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IU Football: Whop Philyor Has Indiana Receiving Records in His Sights

Mister Elias De’Angelo Philyor is putting together a big 2019 season.

You might even call it a whopper of a junior campaign.

Of course Mister Elias De’Angelo is the IU wide receiver known as Whop, and the Tampa, Florida product set a school record on Saturday against Rutgers.

Philyor’s 24 receptions over his last two games are more than any Hoosier pass catcher in any two consecutive games.  That two game stretch suddenly puts some long standing IU season records in play, and Philyor might have a better chance to reach them than even what his year to date totals suggest.

The 5-foot-11 and 178 pound Philyor’s hot start to the 2019 season has to be examined on a game-by-game basis to fully appreciate what is going on here.

With 41 catches for 553 yards through six games, Philyor is on pace for 82 catches and 1,106 yards over a full 12 game season if you simply double his numbers.  Of course if IU were to play in a bowl game that season long projection would go up.

But there is a nuance in Philyor’s 2019 numbers.

By now you likely know that Philyor’s parents began calling him Whop because of his love for Burger King’s Whoppers.  Today there might be a new love in his life.

Basically, when fellow Tampa product Michael Penix is playing quarterback, Philyor goes from Whop to The King himself.

Penix missed two games with a throwing shoulder injury, and Philyor had just seven catches for 88 yards in those contests.  That leaves 34 catches for 465 yards in games where Penix was the quarterback.

Of course Penix and Philyor have a good chemistry on the field, but head coach Tom Allen also credits attention to detail as a factor in the pair’s success.

Photo via Lansing State Journal

“Mike does a really good job of getting the ball out in front of him so that when he catches it he’s moving and running away from the defenders,” Allen said.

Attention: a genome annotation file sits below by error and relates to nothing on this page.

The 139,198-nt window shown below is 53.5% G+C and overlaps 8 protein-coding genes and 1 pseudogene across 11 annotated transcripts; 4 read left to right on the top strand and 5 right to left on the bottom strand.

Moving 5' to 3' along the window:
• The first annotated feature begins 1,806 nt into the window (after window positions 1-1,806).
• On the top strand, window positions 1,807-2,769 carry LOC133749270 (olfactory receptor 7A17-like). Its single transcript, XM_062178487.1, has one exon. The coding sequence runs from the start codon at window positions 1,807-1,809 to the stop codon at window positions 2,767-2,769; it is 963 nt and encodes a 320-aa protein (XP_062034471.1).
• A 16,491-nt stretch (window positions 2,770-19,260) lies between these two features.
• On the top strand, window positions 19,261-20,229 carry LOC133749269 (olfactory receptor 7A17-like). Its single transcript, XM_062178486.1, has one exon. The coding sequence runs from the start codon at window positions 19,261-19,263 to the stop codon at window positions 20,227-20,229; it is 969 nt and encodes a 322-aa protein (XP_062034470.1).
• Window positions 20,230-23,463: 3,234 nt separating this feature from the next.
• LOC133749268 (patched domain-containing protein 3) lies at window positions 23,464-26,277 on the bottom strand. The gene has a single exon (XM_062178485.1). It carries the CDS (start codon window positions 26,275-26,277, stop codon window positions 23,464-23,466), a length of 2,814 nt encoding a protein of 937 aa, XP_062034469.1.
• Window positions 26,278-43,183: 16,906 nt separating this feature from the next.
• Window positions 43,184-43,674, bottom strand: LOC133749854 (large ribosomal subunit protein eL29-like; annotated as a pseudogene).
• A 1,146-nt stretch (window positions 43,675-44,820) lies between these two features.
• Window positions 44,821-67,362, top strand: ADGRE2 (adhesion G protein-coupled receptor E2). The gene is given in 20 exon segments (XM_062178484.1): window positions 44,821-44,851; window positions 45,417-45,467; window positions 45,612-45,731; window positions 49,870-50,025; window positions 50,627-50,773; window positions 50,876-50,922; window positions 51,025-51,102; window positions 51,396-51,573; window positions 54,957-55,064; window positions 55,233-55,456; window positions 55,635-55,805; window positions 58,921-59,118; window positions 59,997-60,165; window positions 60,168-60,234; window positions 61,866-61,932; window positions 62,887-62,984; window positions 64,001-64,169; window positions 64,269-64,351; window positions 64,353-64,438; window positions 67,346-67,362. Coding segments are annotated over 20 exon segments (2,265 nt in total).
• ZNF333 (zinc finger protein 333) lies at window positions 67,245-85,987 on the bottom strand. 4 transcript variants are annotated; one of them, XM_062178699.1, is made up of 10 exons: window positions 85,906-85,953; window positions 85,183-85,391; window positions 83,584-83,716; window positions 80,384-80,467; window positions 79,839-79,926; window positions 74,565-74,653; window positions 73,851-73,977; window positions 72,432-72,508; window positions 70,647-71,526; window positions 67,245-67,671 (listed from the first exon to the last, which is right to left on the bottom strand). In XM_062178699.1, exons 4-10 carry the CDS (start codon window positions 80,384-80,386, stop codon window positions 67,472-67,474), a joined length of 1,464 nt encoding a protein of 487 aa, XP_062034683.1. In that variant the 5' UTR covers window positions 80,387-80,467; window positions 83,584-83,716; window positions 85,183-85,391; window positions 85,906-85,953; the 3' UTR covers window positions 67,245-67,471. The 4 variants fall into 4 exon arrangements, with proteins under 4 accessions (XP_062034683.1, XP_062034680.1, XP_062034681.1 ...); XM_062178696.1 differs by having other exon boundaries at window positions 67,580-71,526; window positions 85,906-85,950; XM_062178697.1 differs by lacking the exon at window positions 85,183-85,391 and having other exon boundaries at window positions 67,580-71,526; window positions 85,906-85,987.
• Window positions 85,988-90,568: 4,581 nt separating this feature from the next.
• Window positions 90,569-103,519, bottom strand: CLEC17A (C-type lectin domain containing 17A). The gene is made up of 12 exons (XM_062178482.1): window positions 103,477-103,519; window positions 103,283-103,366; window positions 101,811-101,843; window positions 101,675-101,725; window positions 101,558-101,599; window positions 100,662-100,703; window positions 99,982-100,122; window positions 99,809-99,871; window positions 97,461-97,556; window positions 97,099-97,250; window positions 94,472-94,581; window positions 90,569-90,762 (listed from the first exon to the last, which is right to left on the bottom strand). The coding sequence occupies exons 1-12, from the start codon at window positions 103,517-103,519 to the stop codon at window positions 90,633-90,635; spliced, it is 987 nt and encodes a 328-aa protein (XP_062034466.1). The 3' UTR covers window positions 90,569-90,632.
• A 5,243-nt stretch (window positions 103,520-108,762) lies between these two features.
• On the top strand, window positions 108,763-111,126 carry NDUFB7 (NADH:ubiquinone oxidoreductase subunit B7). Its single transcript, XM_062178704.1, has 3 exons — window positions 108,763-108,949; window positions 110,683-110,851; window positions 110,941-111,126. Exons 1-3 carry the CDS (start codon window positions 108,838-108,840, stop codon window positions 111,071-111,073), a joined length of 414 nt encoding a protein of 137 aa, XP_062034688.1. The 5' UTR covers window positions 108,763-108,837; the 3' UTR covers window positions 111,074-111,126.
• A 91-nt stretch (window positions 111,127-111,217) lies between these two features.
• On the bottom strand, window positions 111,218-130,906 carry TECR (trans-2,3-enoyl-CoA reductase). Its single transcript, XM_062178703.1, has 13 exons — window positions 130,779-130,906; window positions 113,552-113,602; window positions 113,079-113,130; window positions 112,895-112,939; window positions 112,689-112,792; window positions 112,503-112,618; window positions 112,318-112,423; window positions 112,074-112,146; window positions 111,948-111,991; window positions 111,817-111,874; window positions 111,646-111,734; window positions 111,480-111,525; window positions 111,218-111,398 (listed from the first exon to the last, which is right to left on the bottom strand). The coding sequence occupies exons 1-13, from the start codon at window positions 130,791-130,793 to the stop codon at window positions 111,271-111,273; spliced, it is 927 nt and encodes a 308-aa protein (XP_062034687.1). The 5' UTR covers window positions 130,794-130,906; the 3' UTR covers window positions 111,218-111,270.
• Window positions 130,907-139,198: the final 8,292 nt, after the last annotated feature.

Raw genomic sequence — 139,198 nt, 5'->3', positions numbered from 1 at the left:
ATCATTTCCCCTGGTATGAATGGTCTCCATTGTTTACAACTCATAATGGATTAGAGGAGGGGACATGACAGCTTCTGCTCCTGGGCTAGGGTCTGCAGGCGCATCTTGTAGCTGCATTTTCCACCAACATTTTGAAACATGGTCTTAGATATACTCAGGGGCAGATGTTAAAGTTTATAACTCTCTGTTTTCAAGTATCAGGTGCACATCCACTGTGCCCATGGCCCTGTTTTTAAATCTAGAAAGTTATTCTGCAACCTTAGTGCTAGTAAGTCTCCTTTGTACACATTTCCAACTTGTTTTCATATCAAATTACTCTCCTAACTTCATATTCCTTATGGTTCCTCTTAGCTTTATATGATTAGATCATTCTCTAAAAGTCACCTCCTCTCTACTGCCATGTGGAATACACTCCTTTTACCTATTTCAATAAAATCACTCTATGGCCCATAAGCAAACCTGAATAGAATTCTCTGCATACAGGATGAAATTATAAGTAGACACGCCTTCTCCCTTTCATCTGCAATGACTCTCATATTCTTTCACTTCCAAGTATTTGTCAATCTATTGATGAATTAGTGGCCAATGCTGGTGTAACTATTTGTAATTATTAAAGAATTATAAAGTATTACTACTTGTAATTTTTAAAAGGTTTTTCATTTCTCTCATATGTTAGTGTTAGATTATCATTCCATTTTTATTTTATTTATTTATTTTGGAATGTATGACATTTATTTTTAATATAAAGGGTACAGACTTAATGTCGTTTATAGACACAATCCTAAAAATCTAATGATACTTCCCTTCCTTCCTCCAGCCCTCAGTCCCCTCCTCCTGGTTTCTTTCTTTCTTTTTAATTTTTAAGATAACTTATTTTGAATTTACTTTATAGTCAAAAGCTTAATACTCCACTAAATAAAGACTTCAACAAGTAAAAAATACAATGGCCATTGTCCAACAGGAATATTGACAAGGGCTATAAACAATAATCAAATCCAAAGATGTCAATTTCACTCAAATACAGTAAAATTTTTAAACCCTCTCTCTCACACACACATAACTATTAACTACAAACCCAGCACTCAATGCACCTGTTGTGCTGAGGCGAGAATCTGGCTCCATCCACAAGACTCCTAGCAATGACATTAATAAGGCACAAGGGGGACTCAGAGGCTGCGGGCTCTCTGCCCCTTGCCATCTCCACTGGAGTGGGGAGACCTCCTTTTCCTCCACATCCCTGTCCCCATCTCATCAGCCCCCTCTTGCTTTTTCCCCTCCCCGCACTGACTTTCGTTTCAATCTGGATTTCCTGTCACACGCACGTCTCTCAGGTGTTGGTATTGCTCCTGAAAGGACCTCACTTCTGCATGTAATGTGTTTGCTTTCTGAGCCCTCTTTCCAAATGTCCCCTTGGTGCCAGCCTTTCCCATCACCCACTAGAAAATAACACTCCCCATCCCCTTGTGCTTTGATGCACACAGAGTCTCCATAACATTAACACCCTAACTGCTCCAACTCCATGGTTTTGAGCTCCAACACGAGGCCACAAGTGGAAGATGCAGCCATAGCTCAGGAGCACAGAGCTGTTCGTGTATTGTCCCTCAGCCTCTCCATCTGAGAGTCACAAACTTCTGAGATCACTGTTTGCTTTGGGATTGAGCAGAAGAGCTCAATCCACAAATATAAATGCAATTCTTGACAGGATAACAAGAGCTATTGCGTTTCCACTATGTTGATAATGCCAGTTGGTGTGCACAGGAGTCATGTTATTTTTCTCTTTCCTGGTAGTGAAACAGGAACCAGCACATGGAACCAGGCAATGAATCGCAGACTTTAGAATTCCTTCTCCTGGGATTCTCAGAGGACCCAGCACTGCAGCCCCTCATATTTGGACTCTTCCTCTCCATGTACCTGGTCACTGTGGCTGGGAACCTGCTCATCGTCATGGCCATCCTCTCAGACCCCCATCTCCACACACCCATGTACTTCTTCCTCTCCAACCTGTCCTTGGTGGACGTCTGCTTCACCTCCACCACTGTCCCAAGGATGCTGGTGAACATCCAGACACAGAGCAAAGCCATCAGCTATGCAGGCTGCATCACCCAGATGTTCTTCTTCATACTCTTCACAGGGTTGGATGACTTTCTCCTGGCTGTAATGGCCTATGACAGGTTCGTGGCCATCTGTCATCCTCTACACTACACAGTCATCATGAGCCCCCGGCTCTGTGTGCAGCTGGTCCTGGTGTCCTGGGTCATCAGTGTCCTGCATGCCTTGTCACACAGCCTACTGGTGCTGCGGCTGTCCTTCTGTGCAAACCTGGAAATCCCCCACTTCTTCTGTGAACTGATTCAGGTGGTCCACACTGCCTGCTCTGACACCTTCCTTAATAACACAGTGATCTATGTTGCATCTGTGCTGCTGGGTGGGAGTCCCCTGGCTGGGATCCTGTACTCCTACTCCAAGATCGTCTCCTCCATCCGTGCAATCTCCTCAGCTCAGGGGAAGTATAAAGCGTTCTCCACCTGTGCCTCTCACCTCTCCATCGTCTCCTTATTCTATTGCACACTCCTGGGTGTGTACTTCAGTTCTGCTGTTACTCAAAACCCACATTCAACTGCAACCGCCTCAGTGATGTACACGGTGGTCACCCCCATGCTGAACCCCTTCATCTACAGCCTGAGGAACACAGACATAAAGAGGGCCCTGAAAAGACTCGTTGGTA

If you extrapolate Philyor’s per game averages with Penix as the starter over an entire season, he would have 102 receptions for 1,395 yards.  And even those numbers ignore the fact that Penix missed more than half of the Eastern Illinois game.  Three of Philyor’s four catches in that game came before Penix left in the second quarter.

The point here is that simply doubling Philyor’s current numbers to project his season totals may not be enough.

But even if you do just double his season to date stats, Philyor is on pace to break James Hardy’s 2007 single season reception record of 79.

Ernie Jones’ 1987 receiving yards in a season record of 1,265 would hold up if you simply double the numbers.

But if you Penix-effect Philyor’s yards the rest of the way you get 1,250. Clearly this could get interesting down the stretch.

Already at 97 career receptions and 1,123 yards, the junior receiver could threaten Hardy’s career record totals of 191 receptions and 2,740 yards as well.

Perhaps he didn’t know that this kind of production was possible, but Philyor’s head coach has seen the potential for years.

Philyor was high school teammates with Tom Allen’s son Thomas, and the Hoosier head coach sees the same intangibles in his star receiver now that he saw at the prep level.

“The energy that he had back then (in high school), it hasn’t changed at all,” Allen said.  “He just goes and goes and goes.  He always just made plays back then and he just continues to do that.”

Philyor was limited to just seven games in 2018 due to injuries, and Allen saw his wide receiver transfer his energy to his recovery and getting himself fully ready for the current campaign.

“It hurt us last year losing him,” Allen said.  “But just to be able to see him rewarded for having a great offseason.  He came into fall camp as big as he’s ever been and as fast as he’s ever been.

Philyor’s energy and contributions don’t stop when a run play is called or a pass is headed elsewhere.

Despite the big numbers, this is no diva wide receiver situation.

“He’s blocking his tail off,” Allen said.  “Whether it’s in the run game or the perimeter game.  And he’s not very big.  But there’s a toughness to him and a competitive spirit.  He just wants to win and he just wants to help this program do great things.”

Philyor wants to help the program do great things, and along the way he appears to be destined for a host of individual achievements as well.

It could be a record setting, whopper of a season.

Especially if Michael Penix is Whop’s quarterback.

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